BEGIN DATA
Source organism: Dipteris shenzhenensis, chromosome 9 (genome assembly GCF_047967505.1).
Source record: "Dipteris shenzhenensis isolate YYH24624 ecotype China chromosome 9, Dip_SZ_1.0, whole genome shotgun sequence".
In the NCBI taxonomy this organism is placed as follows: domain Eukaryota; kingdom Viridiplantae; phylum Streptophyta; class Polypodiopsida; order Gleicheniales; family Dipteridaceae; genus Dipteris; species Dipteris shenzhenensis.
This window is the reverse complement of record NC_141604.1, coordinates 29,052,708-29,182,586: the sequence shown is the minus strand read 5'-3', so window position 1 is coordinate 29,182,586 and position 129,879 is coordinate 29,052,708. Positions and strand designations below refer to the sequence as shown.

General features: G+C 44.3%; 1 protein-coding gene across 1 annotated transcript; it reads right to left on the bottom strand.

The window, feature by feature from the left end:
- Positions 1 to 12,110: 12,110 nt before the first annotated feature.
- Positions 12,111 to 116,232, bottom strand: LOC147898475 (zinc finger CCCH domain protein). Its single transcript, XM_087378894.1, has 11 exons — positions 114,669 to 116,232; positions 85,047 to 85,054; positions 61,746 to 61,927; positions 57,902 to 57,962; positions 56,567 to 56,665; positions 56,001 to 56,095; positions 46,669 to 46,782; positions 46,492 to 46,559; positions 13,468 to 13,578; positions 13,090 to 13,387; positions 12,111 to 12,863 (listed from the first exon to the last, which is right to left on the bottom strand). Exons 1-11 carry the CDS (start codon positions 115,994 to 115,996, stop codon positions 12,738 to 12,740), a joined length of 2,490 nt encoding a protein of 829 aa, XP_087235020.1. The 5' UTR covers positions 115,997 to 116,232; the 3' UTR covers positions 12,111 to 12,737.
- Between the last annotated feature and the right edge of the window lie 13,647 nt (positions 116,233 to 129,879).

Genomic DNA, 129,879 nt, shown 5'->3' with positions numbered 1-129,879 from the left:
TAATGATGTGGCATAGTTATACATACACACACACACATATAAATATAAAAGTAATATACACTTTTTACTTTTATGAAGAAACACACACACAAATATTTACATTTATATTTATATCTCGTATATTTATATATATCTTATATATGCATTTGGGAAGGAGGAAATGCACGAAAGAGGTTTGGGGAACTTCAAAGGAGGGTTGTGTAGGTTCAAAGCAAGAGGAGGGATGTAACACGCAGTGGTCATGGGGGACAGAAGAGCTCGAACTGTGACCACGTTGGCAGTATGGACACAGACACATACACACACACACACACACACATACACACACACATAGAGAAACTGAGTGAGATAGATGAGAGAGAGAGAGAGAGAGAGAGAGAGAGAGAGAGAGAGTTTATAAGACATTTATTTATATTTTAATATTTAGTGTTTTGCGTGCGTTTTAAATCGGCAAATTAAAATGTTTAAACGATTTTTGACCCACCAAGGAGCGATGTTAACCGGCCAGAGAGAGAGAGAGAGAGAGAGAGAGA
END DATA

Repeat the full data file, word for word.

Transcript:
Source organism: Dipteris shenzhenensis, chromosome 9 (genome assembly GCF_047967505.1).
Source record: "Dipteris shenzhenensis isolate YYH24624 ecotype China chromosome 9, Dip_SZ_1.0, whole genome shotgun sequence".
In the NCBI taxonomy this organism is placed as follows: domain Eukaryota; kingdom Viridiplantae; phylum Streptophyta; class Polypodiopsida; order Gleicheniales; family Dipteridaceae; genus Dipteris; species Dipteris shenzhenensis.
This window is the reverse complement of record NC_141604.1, coordinates 29,052,708-29,182,586: the sequence shown is the minus strand read 5'-3', so window position 1 is coordinate 29,182,586 and position 129,879 is coordinate 29,052,708. Positions and strand designations below refer to the sequence as shown.

General features: G+C 44.3%; 1 protein-coding gene across 1 annotated transcript; it reads right to left on the bottom strand.

The window, feature by feature from the left end:
- Positions 1 to 12,110: 12,110 nt before the first annotated feature.
- Positions 12,111 to 116,232, bottom strand: LOC147898475 (zinc finger CCCH domain protein). Its single transcript, XM_087378894.1, has 11 exons — positions 114,669 to 116,232; positions 85,047 to 85,054; positions 61,746 to 61,927; positions 57,902 to 57,962; positions 56,567 to 56,665; positions 56,001 to 56,095; positions 46,669 to 46,782; positions 46,492 to 46,559; positions 13,468 to 13,578; positions 13,090 to 13,387; positions 12,111 to 12,863 (listed from the first exon to the last, which is right to left on the bottom strand). Exons 1-11 carry the CDS (start codon positions 115,994 to 115,996, stop codon positions 12,738 to 12,740), a joined length of 2,490 nt encoding a protein of 829 aa, XP_087235020.1. The 5' UTR covers positions 115,997 to 116,232; the 3' UTR covers positions 12,111 to 12,737.
- Between the last annotated feature and the right edge of the window lie 13,647 nt (positions 116,233 to 129,879).

Genomic DNA, 129,879 nt, shown 5'->3' with positions numbered 1-129,879 from the left:
TAATGATGTGGCATAGTTATACATACACACACACACATATAAATATAAAAGTAATATACACTTTTTACTTTTATGAAGAAACACACACACAAATATTTACATTTATATTTATATCTCGTATATTTATATATATCTTATATATGCATTTGGGAAGGAGGAAATGCACGAAAGAGGTTTGGGGAACTTCAAAGGAGGGTTGTGTAGGTTCAAAGCAAGAGGAGGGATGTAACACGCAGTGGTCATGGGGGACAGAAGAGCTCGAACTGTGACCACGTTGGCAGTATGGACACAGACACATACACACACACACACACACACATACACACACACATAGAGAAACTGAGTGAGATAGATGAGAGAGAGAGAGAGAGAGAGAGAGAGAGAGAGAGAGAGTTTATAAGACATTTATTTATATTTTAATATTTAGTGTTTTGCGTGCGTTTTAAATCGGCAAATTAAAATGTTTAAACGATTTTTGACCCACCAAGGAGCGATGTTAACCGGCCAGAGAGAGAGAGAGAGAGAGAGAGAGA